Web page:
Toward the end of the 19th century the clinical entity of hypertrophic osteoarthropathy was first brought to the attention of the medical world. Since that time numerous theories have attempted to explain the mechanisms involved, yet the exact pathogenesis still remains obscure.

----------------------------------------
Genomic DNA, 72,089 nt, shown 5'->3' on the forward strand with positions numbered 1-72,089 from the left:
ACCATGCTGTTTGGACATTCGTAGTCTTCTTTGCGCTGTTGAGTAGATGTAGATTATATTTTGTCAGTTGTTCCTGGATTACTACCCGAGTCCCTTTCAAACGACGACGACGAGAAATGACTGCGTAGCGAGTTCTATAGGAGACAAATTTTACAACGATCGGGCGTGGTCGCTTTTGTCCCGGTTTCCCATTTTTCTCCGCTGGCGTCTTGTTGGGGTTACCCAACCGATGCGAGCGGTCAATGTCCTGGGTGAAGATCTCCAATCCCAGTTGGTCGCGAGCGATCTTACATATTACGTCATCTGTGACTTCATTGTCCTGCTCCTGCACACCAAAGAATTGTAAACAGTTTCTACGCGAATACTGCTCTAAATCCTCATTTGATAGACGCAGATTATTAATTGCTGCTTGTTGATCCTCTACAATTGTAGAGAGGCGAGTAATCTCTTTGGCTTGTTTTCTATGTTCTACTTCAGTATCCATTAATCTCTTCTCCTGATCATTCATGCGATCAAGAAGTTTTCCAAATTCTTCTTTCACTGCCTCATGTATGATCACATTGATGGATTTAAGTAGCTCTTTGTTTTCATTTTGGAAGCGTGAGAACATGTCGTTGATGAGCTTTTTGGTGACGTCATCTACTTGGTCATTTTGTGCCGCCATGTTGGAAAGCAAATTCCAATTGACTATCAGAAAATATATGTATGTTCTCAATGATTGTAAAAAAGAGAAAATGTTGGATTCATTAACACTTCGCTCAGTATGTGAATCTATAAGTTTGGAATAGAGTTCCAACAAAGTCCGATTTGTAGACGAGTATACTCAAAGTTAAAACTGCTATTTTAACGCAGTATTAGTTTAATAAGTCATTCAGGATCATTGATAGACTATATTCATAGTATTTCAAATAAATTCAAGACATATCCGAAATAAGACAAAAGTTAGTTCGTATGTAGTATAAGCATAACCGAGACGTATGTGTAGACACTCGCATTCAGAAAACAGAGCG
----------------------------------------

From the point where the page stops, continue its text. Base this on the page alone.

Early in the history of this disease, suppurative conditions, such as bronchiectasis, empyema, lung abscess, and pulmonary tuberculosis, were among the principal primary diseases responsible for the arthropathy. As the incidence and severity of these conditions have shown a gradual decline, bronchogenic carcinoma has come to be recognized as the principal cause. This is of prime importance because the signs and symptoms of hypertrophic osteoarthropathy may appear long before the lung lesion can be detected. Therefore, the early recognition of this bone and joint syndrome may be a clue to the earlier diagnosis of the pulmonic lesion, ergo, earlier treatment and possible decrease in the over-all mortality rate